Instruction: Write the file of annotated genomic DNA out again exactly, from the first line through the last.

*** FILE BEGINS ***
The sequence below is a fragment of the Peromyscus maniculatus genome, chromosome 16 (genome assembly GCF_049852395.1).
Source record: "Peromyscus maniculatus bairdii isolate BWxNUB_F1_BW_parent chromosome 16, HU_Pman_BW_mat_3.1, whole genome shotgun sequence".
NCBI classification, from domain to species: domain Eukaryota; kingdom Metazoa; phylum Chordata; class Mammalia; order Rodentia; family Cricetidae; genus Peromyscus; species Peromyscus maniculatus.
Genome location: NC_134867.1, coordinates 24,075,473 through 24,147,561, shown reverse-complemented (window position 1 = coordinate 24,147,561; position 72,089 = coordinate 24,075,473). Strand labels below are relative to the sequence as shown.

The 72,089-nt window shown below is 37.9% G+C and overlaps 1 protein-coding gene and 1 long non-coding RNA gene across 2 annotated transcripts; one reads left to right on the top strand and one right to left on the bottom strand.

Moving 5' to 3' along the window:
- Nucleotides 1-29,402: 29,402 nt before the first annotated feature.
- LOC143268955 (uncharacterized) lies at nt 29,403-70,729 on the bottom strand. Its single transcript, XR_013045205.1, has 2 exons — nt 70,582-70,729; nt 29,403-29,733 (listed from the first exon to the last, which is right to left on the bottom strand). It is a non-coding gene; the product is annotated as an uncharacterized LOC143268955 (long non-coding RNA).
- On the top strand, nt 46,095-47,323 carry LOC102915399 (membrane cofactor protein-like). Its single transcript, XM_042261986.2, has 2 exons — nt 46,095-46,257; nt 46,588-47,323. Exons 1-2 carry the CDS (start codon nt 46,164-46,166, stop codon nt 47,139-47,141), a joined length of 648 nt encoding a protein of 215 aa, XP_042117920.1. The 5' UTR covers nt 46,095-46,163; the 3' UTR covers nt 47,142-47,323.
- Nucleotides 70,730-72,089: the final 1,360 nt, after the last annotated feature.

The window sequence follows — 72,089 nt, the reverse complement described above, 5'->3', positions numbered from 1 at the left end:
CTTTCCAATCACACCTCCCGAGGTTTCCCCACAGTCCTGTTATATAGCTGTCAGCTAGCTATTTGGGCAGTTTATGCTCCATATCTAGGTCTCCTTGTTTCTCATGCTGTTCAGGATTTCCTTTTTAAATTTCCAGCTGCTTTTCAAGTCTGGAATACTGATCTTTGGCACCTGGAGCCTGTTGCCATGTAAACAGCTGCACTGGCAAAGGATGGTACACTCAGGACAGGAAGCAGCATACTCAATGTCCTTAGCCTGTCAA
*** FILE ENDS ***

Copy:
The sequence below is a fragment of the Peromyscus maniculatus genome, chromosome 16 (genome assembly GCF_049852395.1).
Source record: "Peromyscus maniculatus bairdii isolate BWxNUB_F1_BW_parent chromosome 16, HU_Pman_BW_mat_3.1, whole genome shotgun sequence".
NCBI classification, from domain to species: domain Eukaryota; kingdom Metazoa; phylum Chordata; class Mammalia; order Rodentia; family Cricetidae; genus Peromyscus; species Peromyscus maniculatus.
Genome location: NC_134867.1, coordinates 24,075,473 through 24,147,561, shown reverse-complemented (window position 1 = coordinate 24,147,561; position 72,089 = coordinate 24,075,473). Strand labels below are relative to the sequence as shown.

The 72,089-nt window shown below is 37.9% G+C and overlaps 1 protein-coding gene and 1 long non-coding RNA gene across 2 annotated transcripts; one reads left to right on the top strand and one right to left on the bottom strand.

Moving 5' to 3' along the window:
- Nucleotides 1-29,402: 29,402 nt before the first annotated feature.
- LOC143268955 (uncharacterized) lies at nt 29,403-70,729 on the bottom strand. Its single transcript, XR_013045205.1, has 2 exons — nt 70,582-70,729; nt 29,403-29,733 (listed from the first exon to the last, which is right to left on the bottom strand). It is a non-coding gene; the product is annotated as an uncharacterized LOC143268955 (long non-coding RNA).
- On the top strand, nt 46,095-47,323 carry LOC102915399 (membrane cofactor protein-like). Its single transcript, XM_042261986.2, has 2 exons — nt 46,095-46,257; nt 46,588-47,323. Exons 1-2 carry the CDS (start codon nt 46,164-46,166, stop codon nt 47,139-47,141), a joined length of 648 nt encoding a protein of 215 aa, XP_042117920.1. The 5' UTR covers nt 46,095-46,163; the 3' UTR covers nt 47,142-47,323.
- Nucleotides 70,730-72,089: the final 1,360 nt, after the last annotated feature.

The window sequence follows — 72,089 nt, the reverse complement described above, 5'->3', positions numbered from 1 at the left end:
CTTTCCAATCACACCTCCCGAGGTTTCCCCACAGTCCTGTTATATAGCTGTCAGCTAGCTATTTGGGCAGTTTATGCTCCATATCTAGGTCTCCTTGTTTCTCATGCTGTTCAGGATTTCCTTTTTAAATTTCCAGCTGCTTTTCAAGTCTGGAATACTGATCTTTGGCACCTGGAGCCTGTTGCCATGTAAACAGCTGCACTGGCAAAGGATGGTACACTCAGGACAGGAAGCAGCATACTCAATGTCCTTAGCCTGTCAA